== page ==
To remain competitive in the market, it’s crucial for companies to evolve and adapt to the changing climate. But organizational change in a company can be incredibly disruptive — affecting employees, top-tier executives, and the company success as a whole — if you don’t have strong change management. In fact, most efforts toward organizational change fail. Not many, but most.
Specifically, according to Torben Rick:
70% of change efforts fail to meet target impact
33% of change efforts fail because management behavior does not support the change
39% of efforts fail because employees are resistant to change
14% of efforts fail because of a lack of adequate funds or resources
14% of efforts fail for “other” reasons
Clearly the majority of companies are not effective at change management. It’s not as simple as just changing a company name from the CEO’s office; deciding to merge with a similar successful company from the CFO’s advice; or undergoing a process, culture, strategy, technology, hierarchy, or management change, big or small. Successful change needs to take into account every aspect of the company, from the culture to the executives to the part-time staff and everyone else. There are several essential techniques for change management that companies can — and should — adopt before jumping into any change effort.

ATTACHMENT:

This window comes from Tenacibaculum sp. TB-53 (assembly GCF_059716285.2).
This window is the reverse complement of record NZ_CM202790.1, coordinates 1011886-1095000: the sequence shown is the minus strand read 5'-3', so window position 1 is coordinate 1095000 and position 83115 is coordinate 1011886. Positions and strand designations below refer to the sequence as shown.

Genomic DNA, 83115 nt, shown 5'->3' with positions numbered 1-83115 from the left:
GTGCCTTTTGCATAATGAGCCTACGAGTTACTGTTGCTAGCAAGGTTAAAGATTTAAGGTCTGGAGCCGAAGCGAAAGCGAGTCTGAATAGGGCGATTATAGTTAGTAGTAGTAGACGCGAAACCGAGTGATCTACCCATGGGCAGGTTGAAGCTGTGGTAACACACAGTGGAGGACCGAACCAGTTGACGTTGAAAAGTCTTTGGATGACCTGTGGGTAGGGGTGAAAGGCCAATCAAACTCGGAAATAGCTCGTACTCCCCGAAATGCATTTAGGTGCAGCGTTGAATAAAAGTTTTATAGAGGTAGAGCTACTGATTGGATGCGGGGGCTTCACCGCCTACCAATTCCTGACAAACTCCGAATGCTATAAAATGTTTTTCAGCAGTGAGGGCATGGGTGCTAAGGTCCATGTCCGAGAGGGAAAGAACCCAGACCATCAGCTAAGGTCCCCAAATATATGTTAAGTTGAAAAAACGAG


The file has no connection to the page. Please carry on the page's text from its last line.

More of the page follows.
Start at the Top
Change management, of course, is directly impacted by the change managers. Ensure that the people at the helm of the change ship are competent. Before you even start any change, a CEO should align the best team at the top. So how do you know if they are?
Change managers aren’t just the strategy people — though that’s a very important part of the job — they also need to exemplify the change and be incredibly effective communicators so they can spread the word, bringing pride to the strategy.
Ask for Feedback, Even Before You Begin
It’s one thing to ask for feedback once your organization is shoulder deep in a change initiative, but you’ll be far more effective if you begin your change strategy with feedback already in hand. Too often these major moves are entirely planned by high-level executives without anyone else’s input.
According to a Katzenback Center survey, 38% of lower-level employees do not agree with the change initiative their company is undergoing. This type of information and opinions from frontline employees, often the ones who are directly affected by the day-to-day of the change, can help streamline the change and better set it up for success.
Define Exactly What the Change Is
It’s not enough to just state that your company will be undergoing a transition. It’s essential that companies set definable, achievable goals for the transition as clearly as possible. For example, while it’s nice to say that a change in upper management will “boost company morale” or “accelerate growth,” it’s far better to set exact statistics that can be measured for success.
Make these goals “SMART”: Specific, Measurable, Action Oriented, Realistic, and Time Bound. That way, not only will you give your employees a concrete objective to look forward to, but you’ll also be able to measure your progress in a useful way.